Instagram-worthy Photo

Do not miss the opportunity to drive the dirt road through Fort Niobrara National Wildlife Refuge to see the bison herd, especially in May when the bison calves are born.  The refuge also contains the short Fort Falls Trail, which forms a loop with views of a 45-foot tall waterfall.

Peak Season

Summer, though water levels drop after June.

Hours

https://www.nps.gov/niob/planyourvisit/hours.htm

Fees

None for the river, but there is a $1 per person launch fee in Fort Niobrara National Wildlife Refuge and entry/camping fees at Smith Falls State Park.

Road Conditions

The dirt roads in Fort Niobrara National Wildlife Refuge and Smith Falls State Park are well-maintained and passable to all vehicles.

Camping

Camping options are limited since most of the river banks are privately owned, though Smith Falls State Park offers a campground ($6/person/night) and other private campsites are marked on river maps.

Related Sites

Missouri National Recreation River (Nebraska-South Dakota)

Agate Fossil Beds National Monument (Nebraska)

Scotts Bluff National Monument (Nebraska)

Explore More – Named for a town in Nebraska, the Valentine Formation holds what types of fossils?

Missouri National Recreational River

Overview

Forming the border of Nebraska and South Dakota, the Missouri National Recreational River was originally designated in 1978, but only 300 of its 34,128 acres are managed by the National Park Service (NPS).  Its lower segment runs 59 miles from the Gavins Point Dam to Ponca State Park.  More than a decade later, a 39-mile stretch was added from the Fort Randall Dam to Niobrara State Park, and includes 20 miles of the Lower Niobrara River (which is itself designated a National Scenic River upstream).  The section of river in between is a 29-mile long reservoir known as Lewis and Clark Lake, named for the explorers that led the Corps of Discovery up this section of river in August-September 1804.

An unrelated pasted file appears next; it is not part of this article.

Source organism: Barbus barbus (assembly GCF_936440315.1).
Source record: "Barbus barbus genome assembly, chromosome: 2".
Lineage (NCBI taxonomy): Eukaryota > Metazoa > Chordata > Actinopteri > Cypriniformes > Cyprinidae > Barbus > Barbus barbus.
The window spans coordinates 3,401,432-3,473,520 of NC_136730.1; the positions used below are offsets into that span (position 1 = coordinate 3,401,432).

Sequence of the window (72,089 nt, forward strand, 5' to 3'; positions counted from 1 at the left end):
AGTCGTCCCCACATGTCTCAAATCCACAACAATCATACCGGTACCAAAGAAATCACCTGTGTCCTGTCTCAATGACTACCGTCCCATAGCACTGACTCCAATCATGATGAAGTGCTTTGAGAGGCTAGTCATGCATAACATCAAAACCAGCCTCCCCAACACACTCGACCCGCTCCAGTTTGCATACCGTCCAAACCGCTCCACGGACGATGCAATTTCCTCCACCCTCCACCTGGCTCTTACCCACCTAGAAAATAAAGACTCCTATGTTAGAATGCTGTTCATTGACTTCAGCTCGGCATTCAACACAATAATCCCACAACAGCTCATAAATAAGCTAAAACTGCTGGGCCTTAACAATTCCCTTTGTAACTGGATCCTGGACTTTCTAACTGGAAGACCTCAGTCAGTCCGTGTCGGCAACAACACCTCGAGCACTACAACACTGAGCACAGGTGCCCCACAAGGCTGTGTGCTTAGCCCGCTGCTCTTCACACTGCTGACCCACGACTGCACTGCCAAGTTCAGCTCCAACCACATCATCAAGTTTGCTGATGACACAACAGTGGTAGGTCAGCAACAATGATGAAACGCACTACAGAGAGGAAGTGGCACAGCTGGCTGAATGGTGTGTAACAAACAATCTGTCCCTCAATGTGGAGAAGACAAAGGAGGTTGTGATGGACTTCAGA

Highlights

Lewis and Clark Visitor Center, Gavins Point National Fish Hatchery and Aquarium, boating, fishing

Must-Do Activity

Most visitors come for the boating and fishing opportunities along the Missouri River.  If you are well-prepared, canoeing can be a fun way to experience these two relatively free-flowing sections of river.  The NPS and U.S. Army Corps of Engineers (COE) manage the Lewis and Clark Visitor Center near Yankton, South Dakota, which, in addition to dam tours, offers the Gavins Point National Fish Hatchery and Aquarium.

Best Trail

The 4,400-mile long Lewis and Clark National Historical Trail tracks through here, but since the Corps of Discovery used the Missouri River as their path, there is no hiking trail to follow.

Instagram-worthy Photo

There are several great museums along the Missouri River section of the Lewis and Clark National Historical Trail.  Our favorite is the NPS headquarters for the trail in Omaha, Nebraska, which has the beautiful Bob Kerrey Pedestrian Bridge across the river connecting to Iowa.  If you drive over to Council Bluffs, do not miss the free museum at the Western Historic Trails Center.

Peak Season

Summer

Hours

https://www.nps.gov/mnrr/planyourvisit/hours.htm

Fees

None for the NPS unit, but the state parks charge admission.

Road Conditions

Roads to the state parks and visitor centers are paved, but there are many dirt roads that access boat launches along the river.

Camping

Niobrara State Park and Ponca State Park both have more than 100 campsites with running water.  The COE also operates campgrounds near its dams.

Related Sites

Niobrara National Scenic River (Nebraska)

Knife River Indian Villages National Historic Site (North Dakota)

Lewis and Clark National Historical Park (Oregon-Washington)

Explore More – In the aftermath of several devastating floods, when did Congress enact the Flood Control Act to construct five dams along the Missouri River?

Agate Fossil Beds National Monument

Overview

Ancient mammal bones from Agate Fossil Beds can be found in museums around the world.  Excavations began at Carnegie Hill in 1904 and soon thereafter at University Hill to be shipped back to Lincoln, Nebraska.  You would never guess at the thousands of fossils removed from these nondescript hills while hiking the 2.7 miles across the prairie from the National Park Service (NPS) visitor center.